Can I use a used FOB for my 2010 Prius?

Discussion in 'Gen III 2010+ Prius Technical Discussion' started by kennedyvalley, Nov 22, 2011.

  1. kennedyvalley

    kennedyvalley New Member

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    Hello, I read in a few post that lead me to believe I can get my 2010 Prius to accept a used key FOB that I buy on Ebay. I've tried 2 different FOB's and my dealer tells me that they can't be programed to any car except the the one that they came with new and that I would have to buy a brand new key fob from them and have it programed.
    Can anyone help?
     
  2. houtxfdcapt

    houtxfdcapt New Member

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    I am in the same boat. I bought two used ones also and the car will not accept them.. but the dealer states the reason the car wont accept them is that my car shows 5 remotes programmed to it(max allowed), but I only received two remotes when I got the car new...

    please keep us posted what you figure out...
     
  3. qbee42

    qbee42 My other car is a boat

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    Your Prius can be paired with a used fob, but to do so you need a dealer with the proper Toyota subscription and equipment to reseed the ECU for your SKS. Not all dealers are able or willing to do this. When you do find one that will, make sure to take all of your fobs to the dealer. The reseeding process unpairs them, so they all need to be added.

    Tom
     
  4. melephant

    melephant New Member

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    When I told this to 2 dealers they both told me all we can do is try. It works sometimes but not others. And it will cost you $60 just to try. They have no clue if they have the right subscription or not. Does Toyota have a telephone number that can help me out with this?
     
  5. kennedyvalley

    kennedyvalley New Member

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    I guess I got lucky, my dealer said "no charge" when they could not program my used remote. Then they goave me a discount on a new one. I tried 2 used fobs with no luck.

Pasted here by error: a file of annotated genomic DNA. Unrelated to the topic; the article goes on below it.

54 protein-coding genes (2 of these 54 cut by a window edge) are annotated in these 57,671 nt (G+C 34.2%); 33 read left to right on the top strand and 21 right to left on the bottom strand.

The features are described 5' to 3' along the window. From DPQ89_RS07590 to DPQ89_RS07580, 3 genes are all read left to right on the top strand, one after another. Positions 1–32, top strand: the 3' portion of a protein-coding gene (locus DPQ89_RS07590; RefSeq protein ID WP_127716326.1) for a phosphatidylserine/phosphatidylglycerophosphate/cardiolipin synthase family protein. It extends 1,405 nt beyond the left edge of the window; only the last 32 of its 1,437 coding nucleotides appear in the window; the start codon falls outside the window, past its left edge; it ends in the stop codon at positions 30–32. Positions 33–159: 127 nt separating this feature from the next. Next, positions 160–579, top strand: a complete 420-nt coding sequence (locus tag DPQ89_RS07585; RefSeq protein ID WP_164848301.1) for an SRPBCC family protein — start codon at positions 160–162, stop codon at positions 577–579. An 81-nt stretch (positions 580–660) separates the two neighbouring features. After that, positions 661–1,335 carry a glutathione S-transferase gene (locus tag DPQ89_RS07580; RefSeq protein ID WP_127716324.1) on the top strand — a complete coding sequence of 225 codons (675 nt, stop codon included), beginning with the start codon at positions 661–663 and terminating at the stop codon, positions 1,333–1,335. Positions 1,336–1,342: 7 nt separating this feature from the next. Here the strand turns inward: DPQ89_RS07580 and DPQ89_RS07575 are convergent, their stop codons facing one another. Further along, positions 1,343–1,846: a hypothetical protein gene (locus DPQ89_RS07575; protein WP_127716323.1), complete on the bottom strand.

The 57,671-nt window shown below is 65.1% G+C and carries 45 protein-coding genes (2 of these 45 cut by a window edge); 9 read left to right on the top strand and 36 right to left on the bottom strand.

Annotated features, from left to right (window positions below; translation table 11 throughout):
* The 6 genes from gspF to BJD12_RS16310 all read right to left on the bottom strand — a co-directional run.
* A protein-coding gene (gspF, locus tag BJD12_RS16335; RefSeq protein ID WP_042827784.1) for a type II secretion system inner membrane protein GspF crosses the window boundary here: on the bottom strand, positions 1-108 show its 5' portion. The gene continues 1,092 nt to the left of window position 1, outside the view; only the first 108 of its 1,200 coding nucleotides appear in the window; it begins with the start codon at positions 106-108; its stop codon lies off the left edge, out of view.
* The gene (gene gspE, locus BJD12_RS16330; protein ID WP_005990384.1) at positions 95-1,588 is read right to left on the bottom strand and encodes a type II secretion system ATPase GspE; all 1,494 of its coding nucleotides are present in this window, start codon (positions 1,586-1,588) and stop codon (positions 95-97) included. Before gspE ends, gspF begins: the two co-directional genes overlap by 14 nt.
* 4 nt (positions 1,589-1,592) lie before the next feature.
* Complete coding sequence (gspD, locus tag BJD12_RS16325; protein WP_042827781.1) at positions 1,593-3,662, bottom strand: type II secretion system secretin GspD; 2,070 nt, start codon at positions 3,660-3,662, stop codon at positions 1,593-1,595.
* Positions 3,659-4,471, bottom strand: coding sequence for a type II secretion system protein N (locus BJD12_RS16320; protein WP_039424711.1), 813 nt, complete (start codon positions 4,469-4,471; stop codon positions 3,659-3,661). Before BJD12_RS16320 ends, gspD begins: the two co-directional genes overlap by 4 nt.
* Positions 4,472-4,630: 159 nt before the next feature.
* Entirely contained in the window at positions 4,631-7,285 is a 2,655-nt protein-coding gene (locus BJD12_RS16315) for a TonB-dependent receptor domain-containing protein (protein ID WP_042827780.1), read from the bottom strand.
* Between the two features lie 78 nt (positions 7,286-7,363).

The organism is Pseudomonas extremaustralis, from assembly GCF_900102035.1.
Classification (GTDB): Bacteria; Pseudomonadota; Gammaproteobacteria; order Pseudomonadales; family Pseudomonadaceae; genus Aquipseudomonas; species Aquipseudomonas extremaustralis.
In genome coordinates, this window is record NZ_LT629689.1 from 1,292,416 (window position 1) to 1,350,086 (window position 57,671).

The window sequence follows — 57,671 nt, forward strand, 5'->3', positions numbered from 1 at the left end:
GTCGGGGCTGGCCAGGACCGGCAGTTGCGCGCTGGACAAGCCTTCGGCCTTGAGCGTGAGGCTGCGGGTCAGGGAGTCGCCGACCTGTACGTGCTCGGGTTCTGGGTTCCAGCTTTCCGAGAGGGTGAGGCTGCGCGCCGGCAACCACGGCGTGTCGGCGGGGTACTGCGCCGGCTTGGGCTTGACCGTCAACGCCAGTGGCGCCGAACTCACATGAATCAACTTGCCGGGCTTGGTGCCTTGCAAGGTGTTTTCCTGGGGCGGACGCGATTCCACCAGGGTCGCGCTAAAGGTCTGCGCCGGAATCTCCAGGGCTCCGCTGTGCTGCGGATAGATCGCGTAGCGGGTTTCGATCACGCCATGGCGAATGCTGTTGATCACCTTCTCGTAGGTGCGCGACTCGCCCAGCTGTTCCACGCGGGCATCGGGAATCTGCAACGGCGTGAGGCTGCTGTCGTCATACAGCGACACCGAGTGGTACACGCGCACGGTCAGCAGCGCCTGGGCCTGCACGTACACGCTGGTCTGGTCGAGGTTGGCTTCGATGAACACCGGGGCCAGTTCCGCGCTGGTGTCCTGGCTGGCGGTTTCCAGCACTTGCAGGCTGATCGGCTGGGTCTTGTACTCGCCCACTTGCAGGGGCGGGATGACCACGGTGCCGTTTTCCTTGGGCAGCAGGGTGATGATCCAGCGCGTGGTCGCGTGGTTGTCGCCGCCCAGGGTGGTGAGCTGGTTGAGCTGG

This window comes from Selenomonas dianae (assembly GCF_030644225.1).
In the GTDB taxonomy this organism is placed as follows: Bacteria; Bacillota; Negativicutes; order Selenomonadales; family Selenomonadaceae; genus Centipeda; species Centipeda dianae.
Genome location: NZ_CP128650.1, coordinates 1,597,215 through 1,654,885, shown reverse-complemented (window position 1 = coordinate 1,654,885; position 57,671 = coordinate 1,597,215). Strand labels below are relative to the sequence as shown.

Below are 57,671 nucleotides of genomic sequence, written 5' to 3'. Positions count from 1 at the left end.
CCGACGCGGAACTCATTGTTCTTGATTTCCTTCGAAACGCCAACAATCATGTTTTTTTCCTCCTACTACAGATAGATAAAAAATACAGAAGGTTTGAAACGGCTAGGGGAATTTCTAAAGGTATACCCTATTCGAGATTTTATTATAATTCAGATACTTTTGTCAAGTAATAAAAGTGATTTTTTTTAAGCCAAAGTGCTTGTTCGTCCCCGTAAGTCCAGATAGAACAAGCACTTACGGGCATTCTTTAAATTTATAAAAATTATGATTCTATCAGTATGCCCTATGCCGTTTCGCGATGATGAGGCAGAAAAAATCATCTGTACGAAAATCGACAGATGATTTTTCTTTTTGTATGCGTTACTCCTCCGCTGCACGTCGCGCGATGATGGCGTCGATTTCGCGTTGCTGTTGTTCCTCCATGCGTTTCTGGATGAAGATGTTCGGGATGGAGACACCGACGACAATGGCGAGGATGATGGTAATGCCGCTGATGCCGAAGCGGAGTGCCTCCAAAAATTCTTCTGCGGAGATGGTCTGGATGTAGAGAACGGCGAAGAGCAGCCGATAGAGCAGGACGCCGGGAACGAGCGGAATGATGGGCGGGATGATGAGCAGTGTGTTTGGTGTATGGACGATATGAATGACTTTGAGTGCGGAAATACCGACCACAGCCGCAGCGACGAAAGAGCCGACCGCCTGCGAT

6. Rebound

    Rebound Senior Member

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    Run away from those fools. Toyota surely knows exactly what to do if you lose your car keys. You don't have to have the car thrown away.
     
  7. qbee42

    qbee42 My other car is a boat

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    This is true in the sense that the dealer has no control over the used fob that you bring in. They have no way to know if it works. Since the dealer is not supplying it, it would be unreasonable for them not to charge for the programming attempt.

    On the other hand, a dealer with the proper tools, knowledge, and a Toyota security account can pair a working fob. Some will try and charge only if your fob works, but this is a good will gesture.

    Tom
     
  8. h00ktern

    h00ktern Member

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    Not being an expert, but having done extensive reading on this topic, and having Techstream with a Mongoose cable, I believe the most accurate answer is:

    Providing the fobs are serviceable and you have at least one original key fob, re-seeding is not necessary. Re-seeding is only needed when there are no original key fobs.

    A simple reset of the module can be done w/ Techstream, without the locksmith clearance, and using one OE key fob. The total number of allowable keys is seven.

    Provided serviceable used fobs, and an OE key, dealers fail because they try to add the used key fobs, like would be appropriate if you bought a brand new one, instead of erasing the module, setting the original, and adding the used.